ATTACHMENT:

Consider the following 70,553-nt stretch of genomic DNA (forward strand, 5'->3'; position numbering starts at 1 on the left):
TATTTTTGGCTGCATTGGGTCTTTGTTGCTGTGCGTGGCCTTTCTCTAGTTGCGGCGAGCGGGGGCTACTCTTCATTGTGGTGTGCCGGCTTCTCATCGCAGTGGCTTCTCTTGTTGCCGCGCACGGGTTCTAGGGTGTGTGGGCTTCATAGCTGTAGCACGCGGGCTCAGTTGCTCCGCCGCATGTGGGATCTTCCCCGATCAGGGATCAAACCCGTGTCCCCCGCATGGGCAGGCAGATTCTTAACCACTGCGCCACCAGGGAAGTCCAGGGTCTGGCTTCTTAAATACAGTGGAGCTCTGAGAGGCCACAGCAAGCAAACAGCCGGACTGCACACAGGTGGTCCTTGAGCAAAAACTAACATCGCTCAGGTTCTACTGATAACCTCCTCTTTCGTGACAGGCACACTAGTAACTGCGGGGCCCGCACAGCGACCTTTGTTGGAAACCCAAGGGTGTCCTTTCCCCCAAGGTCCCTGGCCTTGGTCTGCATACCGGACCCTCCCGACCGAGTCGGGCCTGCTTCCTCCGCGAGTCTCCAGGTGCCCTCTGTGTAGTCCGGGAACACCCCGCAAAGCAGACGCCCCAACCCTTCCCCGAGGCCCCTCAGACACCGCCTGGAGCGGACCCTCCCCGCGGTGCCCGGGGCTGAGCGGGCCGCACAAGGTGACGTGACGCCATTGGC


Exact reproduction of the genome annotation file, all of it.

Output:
Consider the following 70,553-nt stretch of genomic DNA (forward strand, 5'->3'; position numbering starts at 1 on the left):
TATTTTTGGCTGCATTGGGTCTTTGTTGCTGTGCGTGGCCTTTCTCTAGTTGCGGCGAGCGGGGGCTACTCTTCATTGTGGTGTGCCGGCTTCTCATCGCAGTGGCTTCTCTTGTTGCCGCGCACGGGTTCTAGGGTGTGTGGGCTTCATAGCTGTAGCACGCGGGCTCAGTTGCTCCGCCGCATGTGGGATCTTCCCCGATCAGGGATCAAACCCGTGTCCCCCGCATGGGCAGGCAGATTCTTAACCACTGCGCCACCAGGGAAGTCCAGGGTCTGGCTTCTTAAATACAGTGGAGCTCTGAGAGGCCACAGCAAGCAAACAGCCGGACTGCACACAGGTGGTCCTTGAGCAAAAACTAACATCGCTCAGGTTCTACTGATAACCTCCTCTTTCGTGACAGGCACACTAGTAACTGCGGGGCCCGCACAGCGACCTTTGTTGGAAACCCAAGGGTGTCCTTTCCCCCAAGGTCCCTGGCCTTGGTCTGCATACCGGACCCTCCCGACCGAGTCGGGCCTGCTTCCTCCGCGAGTCTCCAGGTGCCCTCTGTGTAGTCCGGGAACACCCCGCAAAGCAGACGCCCCAACCCTTCCCCGAGGCCCCTCAGACACCGCCTGGAGCGGACCCTCCCCGCGGTGCCCGGGGCTGAGCGGGCCGCACAAGGTGACGTGACGCCATTGGC